If the state fails to deliver on these expected obligations, Russians are more likely to support politicians who promise social order and stability than those favouring western-style individual rights. Today, roughly half of Russians hold a positive view of Soviet leaders Leonid Brezhnev and Josef Stalin, while only a fifth hold such views about Gorbachev and Boris Yeltsin. Russians appreciate and even romanticise the Soviet system because of their perception that this system was able to deliver on its promises by demonstrating state paternalism and the ability to withstand the pressures of special interests. Under the current system, Russians are frequently denied the vital services of health and education. They tend to view the state as captured by corrupt and self-serving elites. In addition, they continue to aspire for recognition by the outside world as a power capable of making independent decisions.
The effective strong state in Russia, however, should not mean building a neo-Soviet model that is anti-western, anti-capitalist, and anti-democratic. The temptation to move in this direction is great, particularly given western nations’ determination to punish Russia for the annexation of Crimea and the country’s general resistance to the world order backed by the West. Instead, the aim should be a modern strong state which reflects contemporary changes in public administration and strikes a new balance between state and society.
The challenge is to preserve governance and the ability to make long-term decisions without stifling business or public initiative. Only a state that is both accountable and administratively strong will be capable of addressing Russia’s formidable problems, while also preventing prolonged instability – with all the unpredictable consequences for the country and its leadership that this would entail. The modern meaning of the ‘strong state’ must be in keeping with Catherine the Great’s maxim: “The purpose of ‘Autocracy’ is not to deprive people of natural liberty, but to steer their actions toward the greatest good.” If Putin fails to reform the system by establishing effective policy mechanisms, better allocation of resources, proper procedures for the transfer of power, and sufficient levels of public engagement, then Russia will simply have to tackle the same problems under a new leader.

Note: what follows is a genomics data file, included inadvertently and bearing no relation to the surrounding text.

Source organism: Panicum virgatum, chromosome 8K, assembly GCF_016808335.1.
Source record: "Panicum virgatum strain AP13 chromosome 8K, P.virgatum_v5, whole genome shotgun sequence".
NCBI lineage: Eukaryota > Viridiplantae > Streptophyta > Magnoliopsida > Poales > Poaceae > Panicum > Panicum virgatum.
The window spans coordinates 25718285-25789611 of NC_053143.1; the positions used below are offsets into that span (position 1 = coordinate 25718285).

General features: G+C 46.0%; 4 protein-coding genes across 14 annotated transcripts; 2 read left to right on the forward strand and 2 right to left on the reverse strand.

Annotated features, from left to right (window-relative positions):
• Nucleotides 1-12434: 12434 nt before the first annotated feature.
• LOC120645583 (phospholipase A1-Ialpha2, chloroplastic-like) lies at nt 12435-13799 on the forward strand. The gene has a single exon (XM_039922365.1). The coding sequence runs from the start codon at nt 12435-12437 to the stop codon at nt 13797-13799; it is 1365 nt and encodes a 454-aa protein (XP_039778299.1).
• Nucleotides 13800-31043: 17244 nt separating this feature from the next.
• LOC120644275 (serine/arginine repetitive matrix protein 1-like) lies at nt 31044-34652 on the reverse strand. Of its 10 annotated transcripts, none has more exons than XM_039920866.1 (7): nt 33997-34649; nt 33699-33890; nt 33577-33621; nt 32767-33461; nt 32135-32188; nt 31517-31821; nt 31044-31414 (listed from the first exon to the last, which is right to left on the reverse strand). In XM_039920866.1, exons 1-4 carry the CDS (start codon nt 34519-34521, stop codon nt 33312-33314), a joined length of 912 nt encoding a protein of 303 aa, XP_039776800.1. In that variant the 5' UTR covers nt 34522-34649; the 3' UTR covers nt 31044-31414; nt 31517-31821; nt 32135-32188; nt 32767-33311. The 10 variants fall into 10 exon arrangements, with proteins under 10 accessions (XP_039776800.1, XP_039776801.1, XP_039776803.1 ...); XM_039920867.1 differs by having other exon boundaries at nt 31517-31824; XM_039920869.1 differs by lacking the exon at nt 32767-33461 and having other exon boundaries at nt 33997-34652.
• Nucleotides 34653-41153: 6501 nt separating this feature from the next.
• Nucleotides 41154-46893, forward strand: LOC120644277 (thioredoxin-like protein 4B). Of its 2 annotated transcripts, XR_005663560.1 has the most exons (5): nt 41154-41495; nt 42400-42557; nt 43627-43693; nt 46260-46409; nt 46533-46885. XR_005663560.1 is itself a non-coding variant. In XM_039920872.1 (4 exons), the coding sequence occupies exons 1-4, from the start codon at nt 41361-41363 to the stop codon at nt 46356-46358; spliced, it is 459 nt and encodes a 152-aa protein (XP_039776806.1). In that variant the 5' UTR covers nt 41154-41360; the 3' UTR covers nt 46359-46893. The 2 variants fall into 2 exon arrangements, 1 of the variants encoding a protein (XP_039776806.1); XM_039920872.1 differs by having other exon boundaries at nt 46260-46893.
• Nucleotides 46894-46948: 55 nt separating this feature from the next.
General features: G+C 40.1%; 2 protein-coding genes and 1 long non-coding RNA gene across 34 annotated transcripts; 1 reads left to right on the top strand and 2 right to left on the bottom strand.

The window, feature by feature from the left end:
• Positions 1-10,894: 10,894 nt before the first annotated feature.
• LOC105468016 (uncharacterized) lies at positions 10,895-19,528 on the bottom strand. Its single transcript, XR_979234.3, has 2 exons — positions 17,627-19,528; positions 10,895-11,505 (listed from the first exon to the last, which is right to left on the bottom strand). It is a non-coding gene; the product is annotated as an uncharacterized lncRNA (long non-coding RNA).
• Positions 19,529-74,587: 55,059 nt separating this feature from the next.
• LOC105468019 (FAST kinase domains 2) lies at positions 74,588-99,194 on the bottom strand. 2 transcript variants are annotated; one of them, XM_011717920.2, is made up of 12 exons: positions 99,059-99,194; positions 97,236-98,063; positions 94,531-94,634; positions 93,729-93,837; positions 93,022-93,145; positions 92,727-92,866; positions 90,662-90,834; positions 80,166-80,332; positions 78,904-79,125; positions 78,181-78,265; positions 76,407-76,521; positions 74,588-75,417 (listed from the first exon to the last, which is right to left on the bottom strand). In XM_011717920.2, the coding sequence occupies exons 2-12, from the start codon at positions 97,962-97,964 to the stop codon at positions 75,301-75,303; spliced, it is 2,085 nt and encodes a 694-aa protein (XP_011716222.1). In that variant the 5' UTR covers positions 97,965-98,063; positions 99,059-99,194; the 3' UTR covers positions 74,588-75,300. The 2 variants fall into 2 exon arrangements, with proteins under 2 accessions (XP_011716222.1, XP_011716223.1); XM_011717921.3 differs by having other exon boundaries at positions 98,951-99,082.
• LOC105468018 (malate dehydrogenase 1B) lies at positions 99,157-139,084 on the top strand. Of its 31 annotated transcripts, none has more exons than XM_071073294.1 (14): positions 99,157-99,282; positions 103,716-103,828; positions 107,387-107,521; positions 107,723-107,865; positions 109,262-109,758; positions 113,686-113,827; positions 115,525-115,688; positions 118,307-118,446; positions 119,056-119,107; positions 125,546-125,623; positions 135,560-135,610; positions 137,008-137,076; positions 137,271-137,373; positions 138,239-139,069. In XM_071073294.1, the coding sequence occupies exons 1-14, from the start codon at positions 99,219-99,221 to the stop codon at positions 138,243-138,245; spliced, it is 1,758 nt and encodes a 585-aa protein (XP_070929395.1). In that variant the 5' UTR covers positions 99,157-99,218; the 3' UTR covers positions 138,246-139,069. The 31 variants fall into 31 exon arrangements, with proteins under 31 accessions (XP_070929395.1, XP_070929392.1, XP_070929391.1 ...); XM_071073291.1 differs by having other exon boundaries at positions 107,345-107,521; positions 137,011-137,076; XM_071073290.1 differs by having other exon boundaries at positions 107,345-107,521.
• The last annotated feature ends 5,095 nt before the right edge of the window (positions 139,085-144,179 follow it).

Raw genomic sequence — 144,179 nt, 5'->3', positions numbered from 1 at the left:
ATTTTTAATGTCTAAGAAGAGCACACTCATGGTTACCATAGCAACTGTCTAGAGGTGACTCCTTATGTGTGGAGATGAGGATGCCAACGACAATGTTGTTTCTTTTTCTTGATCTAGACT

Note: This article gives the views of the author, and not the position of EUROPP – European Politics and Policy, nor of the London School of Economics.
Andrei P. Tsygankov is Professor in the Departments of Political Science and International Relations at San Francisco State University.